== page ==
“Hi, and welcome to your first session.” Kelly appears on a computer screen.
“First, I’ll teach you how pain is affected by — and how it affects — your actions, feelings, and thoughts,” she says. “Then I’ll teach you the first pain coping skill.”
Kelly is a virtual guide on a free interactive, online program that teaches people scientifically proven coping strategies they can use to improve their daily lives by managing their own pain.
Lynn DeBar, Ph.D., a psychologist and behavioral researcher at Kaiser Permanente Washington Health Research Institute in Seattle, and her colleagues are evaluating this interactive, online tool that teaches cognitive behavioral therapy (CBT)-based pain coping skills. Her team is comparing the online pain coping skills training program to a similar treatment delivered by telephone as ways to help people manage their own pain. Her research is part of the Pain Management Effectiveness Research Network, which seeks to evaluate the effectiveness of a broad range of therapies for a variety of pain conditions, within the Helping to End Addiction Long-term® Initiative, or NIH HEAL Initiative®. The initiative is fighting the opioid crisis from many angles, including by finding new ways to enhance pain management through clinical research.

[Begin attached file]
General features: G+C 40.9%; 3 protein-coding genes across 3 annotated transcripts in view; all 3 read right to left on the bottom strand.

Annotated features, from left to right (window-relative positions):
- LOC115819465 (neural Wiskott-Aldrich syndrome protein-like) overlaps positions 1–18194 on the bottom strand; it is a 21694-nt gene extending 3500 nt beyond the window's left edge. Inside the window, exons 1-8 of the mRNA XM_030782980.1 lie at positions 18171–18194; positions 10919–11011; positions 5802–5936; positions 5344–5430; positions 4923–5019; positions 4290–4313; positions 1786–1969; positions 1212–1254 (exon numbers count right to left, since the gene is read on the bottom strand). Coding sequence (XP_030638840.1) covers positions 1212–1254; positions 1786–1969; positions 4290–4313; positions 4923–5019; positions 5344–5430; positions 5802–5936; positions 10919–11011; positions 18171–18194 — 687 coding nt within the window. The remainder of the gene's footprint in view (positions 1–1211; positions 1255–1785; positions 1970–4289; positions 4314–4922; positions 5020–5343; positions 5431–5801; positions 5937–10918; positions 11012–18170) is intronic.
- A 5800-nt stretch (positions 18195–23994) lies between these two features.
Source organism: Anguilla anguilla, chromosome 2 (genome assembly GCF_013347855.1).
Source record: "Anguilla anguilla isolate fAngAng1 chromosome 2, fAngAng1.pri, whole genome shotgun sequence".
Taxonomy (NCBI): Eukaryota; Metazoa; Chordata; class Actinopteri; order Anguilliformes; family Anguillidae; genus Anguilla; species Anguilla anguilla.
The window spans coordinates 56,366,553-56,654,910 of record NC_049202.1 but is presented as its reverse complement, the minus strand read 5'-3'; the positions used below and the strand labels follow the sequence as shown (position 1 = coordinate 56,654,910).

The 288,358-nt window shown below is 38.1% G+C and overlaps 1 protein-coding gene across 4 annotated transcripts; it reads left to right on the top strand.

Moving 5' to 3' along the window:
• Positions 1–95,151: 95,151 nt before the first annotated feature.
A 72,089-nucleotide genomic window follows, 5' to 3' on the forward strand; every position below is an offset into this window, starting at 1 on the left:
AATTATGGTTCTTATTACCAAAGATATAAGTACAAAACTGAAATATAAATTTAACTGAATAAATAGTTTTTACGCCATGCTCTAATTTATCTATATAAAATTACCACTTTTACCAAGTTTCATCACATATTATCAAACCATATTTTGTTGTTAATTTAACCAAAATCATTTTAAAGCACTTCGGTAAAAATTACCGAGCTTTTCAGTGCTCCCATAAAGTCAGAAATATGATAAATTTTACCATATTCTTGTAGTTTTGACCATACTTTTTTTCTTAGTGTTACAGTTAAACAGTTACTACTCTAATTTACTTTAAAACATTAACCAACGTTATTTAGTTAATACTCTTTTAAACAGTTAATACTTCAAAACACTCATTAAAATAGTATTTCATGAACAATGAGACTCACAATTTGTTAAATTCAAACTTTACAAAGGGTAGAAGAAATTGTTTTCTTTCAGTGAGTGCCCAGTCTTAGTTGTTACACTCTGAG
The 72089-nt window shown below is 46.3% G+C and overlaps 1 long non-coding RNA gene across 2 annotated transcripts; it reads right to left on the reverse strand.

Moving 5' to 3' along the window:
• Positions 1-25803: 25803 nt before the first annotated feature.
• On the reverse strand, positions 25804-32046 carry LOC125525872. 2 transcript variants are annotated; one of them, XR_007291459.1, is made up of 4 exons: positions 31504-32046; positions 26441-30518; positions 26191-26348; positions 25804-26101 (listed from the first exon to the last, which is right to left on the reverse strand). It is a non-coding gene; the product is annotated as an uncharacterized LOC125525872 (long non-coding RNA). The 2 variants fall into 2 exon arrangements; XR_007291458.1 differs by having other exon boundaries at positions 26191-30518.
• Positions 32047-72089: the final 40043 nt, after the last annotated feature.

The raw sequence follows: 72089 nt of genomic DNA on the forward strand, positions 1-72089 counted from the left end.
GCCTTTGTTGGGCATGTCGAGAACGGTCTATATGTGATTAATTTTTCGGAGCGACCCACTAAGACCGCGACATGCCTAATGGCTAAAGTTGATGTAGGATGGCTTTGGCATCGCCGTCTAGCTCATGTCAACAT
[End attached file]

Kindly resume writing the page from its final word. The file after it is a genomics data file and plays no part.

Retraining thoughts about pain
In 2016, an estimated 1 in 5 U.S. adults — tens of millions of people — experienced chronic pain, which is defined as pain lasting at least three months. When pain is caused by a recent event, such as an injury or surgery, treatment often involves pain relievers and rest. But when pain turns into a long-term problem, treatment gets complicated and often does not work.
“Things really shift when people have more persistent pain,” DeBar said.
Opioids may be helpful to relieve acute pain but are often less effective when used to treat long-term chronic pain. People may need increasing doses over time to get the same relief, raising their risk for dependence and overdose. For some people, using opioids can make them even more sensitive to pain.
The online pain coping skills training program is based on the principles of CBT, a kind of psychological therapy shown to be effective in treating mental health and other conditions. CBT has long been used to treat chronic pain, with good results. Although negative thoughts do not cause pain, DeBar said, they can make pain worse. CBT can teach people new ways to think about their pain, to better cope with it and get back to their lives even if they are hurting.
“It’s skills training,” DeBar said. “It’s giving people the confidence that they can do things in real time in their lives to manage their condition.”
Advances in understanding of the brain have shown that regions involved in pain are closely linked to thinking and emotion. With CBT, many people can retrain their thoughts and emotions.
“The ability to manage thoughts and behavior and really look at making modest behavioral changes in your day-to-day life might make you less disabled and may even decrease the pain over time,” DeBar said. “As you’re able to get more active and you’re not as fearful, you aren’t as reactive to the pain.”
Scaling up and reaching out